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Afghan Girls Can Soon Head Back to School

Thanks to two German aid agencies, the girls of Herat will soon be hitting the schoolbooks for everyone to see.

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Facing a brighter future again

The German relief organizations Malteser and HELP have initiated a joint project to rehabilitate four girl's schools in the western Afghan city of Herat.

The existing buildings are to be restored and provided with furniture. The organizations said they will rebuild the schools classroom by classroom so that lessons can commence in mid-December at the end of Ramadan.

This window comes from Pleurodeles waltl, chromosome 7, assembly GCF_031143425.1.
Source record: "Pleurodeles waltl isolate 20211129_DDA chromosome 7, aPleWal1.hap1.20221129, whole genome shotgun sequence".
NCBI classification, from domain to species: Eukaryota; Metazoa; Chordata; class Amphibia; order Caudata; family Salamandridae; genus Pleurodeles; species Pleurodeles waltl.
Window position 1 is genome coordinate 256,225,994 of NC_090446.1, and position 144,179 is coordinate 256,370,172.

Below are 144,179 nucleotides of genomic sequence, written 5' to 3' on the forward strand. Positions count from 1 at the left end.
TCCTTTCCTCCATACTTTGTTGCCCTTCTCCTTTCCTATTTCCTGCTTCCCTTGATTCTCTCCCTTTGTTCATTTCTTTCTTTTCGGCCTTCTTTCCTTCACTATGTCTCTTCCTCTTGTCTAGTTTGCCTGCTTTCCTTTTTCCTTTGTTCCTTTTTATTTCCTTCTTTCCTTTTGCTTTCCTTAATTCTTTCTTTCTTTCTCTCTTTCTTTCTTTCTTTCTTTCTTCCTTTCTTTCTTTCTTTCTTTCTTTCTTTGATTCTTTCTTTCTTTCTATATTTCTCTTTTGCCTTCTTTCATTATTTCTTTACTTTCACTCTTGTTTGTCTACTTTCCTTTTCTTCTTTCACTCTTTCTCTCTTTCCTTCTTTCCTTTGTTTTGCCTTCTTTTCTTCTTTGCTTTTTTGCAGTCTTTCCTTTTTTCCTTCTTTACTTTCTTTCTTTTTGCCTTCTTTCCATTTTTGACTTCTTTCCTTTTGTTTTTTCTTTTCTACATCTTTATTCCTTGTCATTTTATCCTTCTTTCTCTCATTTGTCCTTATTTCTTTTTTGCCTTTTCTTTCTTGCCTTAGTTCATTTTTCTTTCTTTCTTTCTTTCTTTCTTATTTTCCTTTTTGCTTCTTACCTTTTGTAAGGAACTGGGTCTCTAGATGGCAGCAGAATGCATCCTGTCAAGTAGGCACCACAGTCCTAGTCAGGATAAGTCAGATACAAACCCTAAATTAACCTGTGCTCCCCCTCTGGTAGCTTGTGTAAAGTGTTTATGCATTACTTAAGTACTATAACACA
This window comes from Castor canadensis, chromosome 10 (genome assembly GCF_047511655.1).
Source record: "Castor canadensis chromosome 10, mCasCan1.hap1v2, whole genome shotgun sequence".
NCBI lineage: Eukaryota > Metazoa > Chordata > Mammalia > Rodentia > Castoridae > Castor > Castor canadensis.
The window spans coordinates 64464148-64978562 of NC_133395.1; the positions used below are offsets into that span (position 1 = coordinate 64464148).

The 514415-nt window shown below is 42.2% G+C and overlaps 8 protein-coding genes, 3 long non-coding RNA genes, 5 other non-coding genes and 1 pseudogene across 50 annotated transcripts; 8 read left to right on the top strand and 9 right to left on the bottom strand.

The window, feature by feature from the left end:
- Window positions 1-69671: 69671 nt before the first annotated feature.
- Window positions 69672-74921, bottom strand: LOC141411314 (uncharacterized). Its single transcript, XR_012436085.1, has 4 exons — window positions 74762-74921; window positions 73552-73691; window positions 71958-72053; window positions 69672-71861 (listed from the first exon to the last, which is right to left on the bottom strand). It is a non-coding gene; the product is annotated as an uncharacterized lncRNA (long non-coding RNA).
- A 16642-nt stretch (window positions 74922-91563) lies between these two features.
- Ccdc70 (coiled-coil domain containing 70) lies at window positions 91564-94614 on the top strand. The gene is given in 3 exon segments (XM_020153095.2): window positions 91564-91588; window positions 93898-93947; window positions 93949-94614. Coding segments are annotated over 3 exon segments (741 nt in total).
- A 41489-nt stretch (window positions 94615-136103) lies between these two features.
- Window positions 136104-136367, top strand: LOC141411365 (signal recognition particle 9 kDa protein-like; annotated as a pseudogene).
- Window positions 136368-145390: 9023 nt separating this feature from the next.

Herat is located in the formerly Taliban-controlled region of the country. In the past years, some 38 to 58 percent of the boys went to school regularly. But only three to six percent of girls received any education – and were forced to do so secretly in "backyard lessons".

According to Malteser and HELP, Afghan women have one of the lowest literacy rates in the world (around three percent) as a result. "This is why a special education program for girls is urgently needed," the organizations said.

HELP is also planning an extra school meals program for 10,000 girls. "The idea is not only to provide nourishing food in these times of shortage, but also to encourage parents to send their girls to school on a regular basis," it said.

HELP was founded in 1981 to aid people in war-ravaged Afghanistan.

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